My academic and athletic story has been a journey to get to where I am today at San Diego State University. I always knew I wanted to be an engineer once I got to college, but I also had been an athlete my whole life and I did not want that to stop when moving to the next level of my education. My freshman year (2015-16), my athletic career took priority when I chose to attend CSU-Bakersfield, a Division I university, in order to have an opportunity to continue my swimming career which had started when I was 5 years old. At Bakersfield, I was an engineering major, loading my schedule with calculus, physics, and, of course, engineering classes, but I began to realize that I wanted to transfer back home and attend the school I always wanted to, San Diego State University. I knew that this was going to be a difficult task not only academically, having to keep my grades up, but also because I wanted to continue to swim. After putting a lot of thought into it, I knew I was up for the challenge of transferring. I ended up leaving Bakersfield with a 4.00 GPA, which truly amazed me, proving to myself that I could achieve anything and motivated me even more to take this challenge head on. I then transferred to a local community college, San Diego Mesa Community College, my sophomore year (2016-17) in order give me a better opportunity to transfer to SDSU. I knew that transferring classes over would be easier from a local community college but it was still a huge risk for me to transfer back home because I truly had no idea what my future would hold. I also continued my swimming career, competing with Mesa half the year and then training with my club and by myself the other half. I still was determined to continue swimming if I was able to transfer; I was not ready for that aspect of my life to end. My sophomore year was packed with a full-time school schedule, 19 units each semester, and training full-time, and though it was tough, I needed to do this in order to reach both of my goals. Finally, the determining day came of whether I was going to be able to transfer to SDSU, and not only that, but swim there too and I did it! All my hard work had paid off, getting accepted into SDSU Fall 2017 as a Mechanical Engineering major with a 3.95 GPA, and on top of that I was given the opportunity to continue my swim career as a Division I athlete again. I still to this day, around a year later, as I am walking through campus think to myself “Wow! I am here at SDSU, all the risks that I took and the hard work put in was all worth it”. With that said, my hard work has not ceased, I continue to strive for all A’s in my academics, which thus far I have achieved, and continue to train harder then I ever have. Swimming at SDSU has definitely been a challenge, training the NCAA maximum of 20 hours a week, 6 days a week, as well as doing around 6 hours extra of prehabs and rehabs to ensure my body can recover and stay strong, but I would not change it for the world. I love what I do. Every day, studying and working hard to be the best mechanical engineer as I can, as well as training hard to have the most successful swimming career as I can. As the end of this school year approaches in Spring 2018, so does the end of my 16-year swimming career and 4-year college athletic career. Though it has not been easy, a lot of late nights studying and long days trying to stay awake in class with a coffee in hand after 6 am practices (not going to lie), it was all so worth it. And when the day comes that I have a mechanical engineering degree in hand from San Diego State University in Spring 2020, after studying this subject for 5 years, I will have proven to myself and everyone around me that anything is possible if you put your mind to it.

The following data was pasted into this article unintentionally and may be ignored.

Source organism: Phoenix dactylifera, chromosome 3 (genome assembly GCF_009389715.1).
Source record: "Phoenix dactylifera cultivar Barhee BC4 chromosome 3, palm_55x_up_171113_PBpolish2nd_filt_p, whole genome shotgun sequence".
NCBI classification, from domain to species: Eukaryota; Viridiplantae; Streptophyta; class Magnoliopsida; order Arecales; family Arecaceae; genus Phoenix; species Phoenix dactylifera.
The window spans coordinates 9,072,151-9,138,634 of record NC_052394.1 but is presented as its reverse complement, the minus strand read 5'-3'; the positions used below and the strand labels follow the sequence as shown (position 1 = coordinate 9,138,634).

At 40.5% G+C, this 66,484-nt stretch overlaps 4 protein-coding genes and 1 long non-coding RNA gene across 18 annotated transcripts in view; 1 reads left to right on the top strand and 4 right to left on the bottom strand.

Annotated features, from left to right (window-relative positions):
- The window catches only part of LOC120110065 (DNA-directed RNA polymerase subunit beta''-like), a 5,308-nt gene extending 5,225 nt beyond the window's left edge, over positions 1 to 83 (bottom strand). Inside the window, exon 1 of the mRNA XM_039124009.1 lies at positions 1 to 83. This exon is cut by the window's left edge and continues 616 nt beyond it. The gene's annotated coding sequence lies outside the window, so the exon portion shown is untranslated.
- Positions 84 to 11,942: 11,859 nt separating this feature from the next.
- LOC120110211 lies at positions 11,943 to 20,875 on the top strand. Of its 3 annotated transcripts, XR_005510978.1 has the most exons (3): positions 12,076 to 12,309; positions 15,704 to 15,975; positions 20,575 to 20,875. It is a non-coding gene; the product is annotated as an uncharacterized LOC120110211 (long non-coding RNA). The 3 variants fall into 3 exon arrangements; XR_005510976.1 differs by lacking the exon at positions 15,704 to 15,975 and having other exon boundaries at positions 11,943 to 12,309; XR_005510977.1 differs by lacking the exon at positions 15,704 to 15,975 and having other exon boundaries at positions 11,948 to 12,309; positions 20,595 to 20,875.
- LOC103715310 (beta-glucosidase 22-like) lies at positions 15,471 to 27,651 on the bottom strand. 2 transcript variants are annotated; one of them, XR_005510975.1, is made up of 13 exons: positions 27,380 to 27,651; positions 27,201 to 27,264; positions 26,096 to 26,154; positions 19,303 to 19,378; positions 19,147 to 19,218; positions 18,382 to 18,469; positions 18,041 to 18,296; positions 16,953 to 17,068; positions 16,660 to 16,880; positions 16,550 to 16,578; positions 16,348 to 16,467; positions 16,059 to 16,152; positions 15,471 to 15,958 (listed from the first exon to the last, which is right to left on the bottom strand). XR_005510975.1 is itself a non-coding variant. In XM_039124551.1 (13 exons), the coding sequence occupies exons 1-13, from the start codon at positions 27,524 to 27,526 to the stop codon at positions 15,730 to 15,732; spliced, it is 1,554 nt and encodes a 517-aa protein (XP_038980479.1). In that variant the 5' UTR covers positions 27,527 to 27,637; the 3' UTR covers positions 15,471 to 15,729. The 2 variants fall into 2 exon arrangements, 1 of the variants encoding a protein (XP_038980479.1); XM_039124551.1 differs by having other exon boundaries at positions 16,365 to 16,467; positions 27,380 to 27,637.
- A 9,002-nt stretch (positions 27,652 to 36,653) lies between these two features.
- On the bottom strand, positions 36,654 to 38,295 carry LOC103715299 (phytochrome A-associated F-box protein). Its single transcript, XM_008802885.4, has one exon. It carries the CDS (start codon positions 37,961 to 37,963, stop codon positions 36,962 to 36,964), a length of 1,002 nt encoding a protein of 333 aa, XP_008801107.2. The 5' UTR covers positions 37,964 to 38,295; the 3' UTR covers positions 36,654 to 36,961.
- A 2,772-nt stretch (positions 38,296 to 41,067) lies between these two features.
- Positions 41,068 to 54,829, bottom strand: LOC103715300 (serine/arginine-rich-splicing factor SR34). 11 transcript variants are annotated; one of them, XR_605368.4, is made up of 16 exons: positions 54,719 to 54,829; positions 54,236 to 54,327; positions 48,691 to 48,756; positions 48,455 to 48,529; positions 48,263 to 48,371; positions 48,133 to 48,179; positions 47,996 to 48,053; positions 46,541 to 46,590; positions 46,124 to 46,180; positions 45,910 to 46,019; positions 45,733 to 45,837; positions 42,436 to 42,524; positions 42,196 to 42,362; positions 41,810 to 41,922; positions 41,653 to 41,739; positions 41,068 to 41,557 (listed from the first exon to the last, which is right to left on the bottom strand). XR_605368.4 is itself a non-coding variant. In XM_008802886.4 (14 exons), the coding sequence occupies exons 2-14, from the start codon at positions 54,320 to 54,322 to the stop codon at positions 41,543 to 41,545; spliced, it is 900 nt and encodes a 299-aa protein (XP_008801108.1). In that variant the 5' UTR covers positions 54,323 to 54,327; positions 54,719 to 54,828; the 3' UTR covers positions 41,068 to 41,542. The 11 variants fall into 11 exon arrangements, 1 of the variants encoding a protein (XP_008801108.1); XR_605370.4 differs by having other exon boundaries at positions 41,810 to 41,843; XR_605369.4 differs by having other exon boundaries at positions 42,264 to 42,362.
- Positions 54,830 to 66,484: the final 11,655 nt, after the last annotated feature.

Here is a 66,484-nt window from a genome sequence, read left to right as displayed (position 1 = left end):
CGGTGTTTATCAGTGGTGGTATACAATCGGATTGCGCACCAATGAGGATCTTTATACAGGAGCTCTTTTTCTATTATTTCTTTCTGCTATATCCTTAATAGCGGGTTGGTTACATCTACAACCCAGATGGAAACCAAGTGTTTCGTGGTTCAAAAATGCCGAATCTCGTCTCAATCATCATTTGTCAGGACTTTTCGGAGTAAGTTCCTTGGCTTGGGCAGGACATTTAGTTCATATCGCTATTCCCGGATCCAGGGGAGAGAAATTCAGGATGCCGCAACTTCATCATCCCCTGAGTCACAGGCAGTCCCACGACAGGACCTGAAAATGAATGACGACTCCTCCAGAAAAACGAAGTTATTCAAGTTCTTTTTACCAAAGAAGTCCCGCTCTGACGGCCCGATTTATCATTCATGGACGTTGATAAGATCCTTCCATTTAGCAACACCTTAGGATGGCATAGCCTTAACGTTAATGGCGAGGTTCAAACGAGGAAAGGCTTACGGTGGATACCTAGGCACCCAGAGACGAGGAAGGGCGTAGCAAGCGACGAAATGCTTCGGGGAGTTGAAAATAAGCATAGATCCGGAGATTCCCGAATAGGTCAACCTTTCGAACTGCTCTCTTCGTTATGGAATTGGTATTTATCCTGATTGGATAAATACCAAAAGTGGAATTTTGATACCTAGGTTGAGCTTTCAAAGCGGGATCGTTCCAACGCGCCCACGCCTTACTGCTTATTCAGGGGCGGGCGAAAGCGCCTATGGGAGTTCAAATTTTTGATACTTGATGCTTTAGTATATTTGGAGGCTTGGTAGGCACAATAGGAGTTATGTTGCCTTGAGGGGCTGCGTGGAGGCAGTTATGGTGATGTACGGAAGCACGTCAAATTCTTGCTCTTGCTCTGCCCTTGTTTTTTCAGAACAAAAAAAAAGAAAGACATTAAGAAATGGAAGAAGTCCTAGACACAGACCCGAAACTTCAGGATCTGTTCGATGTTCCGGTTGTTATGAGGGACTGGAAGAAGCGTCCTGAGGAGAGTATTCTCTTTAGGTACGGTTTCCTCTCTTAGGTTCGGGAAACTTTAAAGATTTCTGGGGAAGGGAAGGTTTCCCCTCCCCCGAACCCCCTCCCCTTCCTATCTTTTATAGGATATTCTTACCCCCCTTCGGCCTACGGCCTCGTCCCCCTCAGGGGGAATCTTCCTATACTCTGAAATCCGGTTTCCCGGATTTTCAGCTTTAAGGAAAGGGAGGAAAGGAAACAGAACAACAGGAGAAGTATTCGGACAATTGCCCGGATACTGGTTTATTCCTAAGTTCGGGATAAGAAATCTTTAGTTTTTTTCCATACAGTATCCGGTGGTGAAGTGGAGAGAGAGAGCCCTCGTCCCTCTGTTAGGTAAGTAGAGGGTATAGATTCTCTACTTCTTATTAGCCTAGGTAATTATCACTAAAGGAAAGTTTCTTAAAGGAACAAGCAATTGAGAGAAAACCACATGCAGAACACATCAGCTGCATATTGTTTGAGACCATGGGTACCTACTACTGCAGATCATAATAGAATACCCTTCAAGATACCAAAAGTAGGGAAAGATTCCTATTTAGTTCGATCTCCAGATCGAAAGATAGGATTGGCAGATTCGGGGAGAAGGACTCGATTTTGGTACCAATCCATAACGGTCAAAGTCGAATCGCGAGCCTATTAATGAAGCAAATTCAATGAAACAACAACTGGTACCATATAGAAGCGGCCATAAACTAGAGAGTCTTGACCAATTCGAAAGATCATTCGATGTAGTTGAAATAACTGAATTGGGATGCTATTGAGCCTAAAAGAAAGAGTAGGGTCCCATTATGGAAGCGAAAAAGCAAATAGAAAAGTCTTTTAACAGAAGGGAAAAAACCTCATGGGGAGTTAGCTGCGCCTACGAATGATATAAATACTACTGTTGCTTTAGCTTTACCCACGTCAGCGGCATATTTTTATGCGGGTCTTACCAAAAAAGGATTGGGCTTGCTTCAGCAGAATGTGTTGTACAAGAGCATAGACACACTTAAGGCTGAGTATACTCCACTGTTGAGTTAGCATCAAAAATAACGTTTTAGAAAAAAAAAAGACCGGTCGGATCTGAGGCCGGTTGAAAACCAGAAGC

Experimental Mechanics Laboratory (Dr. Youssef’s lab) receives support from the DoD to advance mechanics of impact mitigating polymers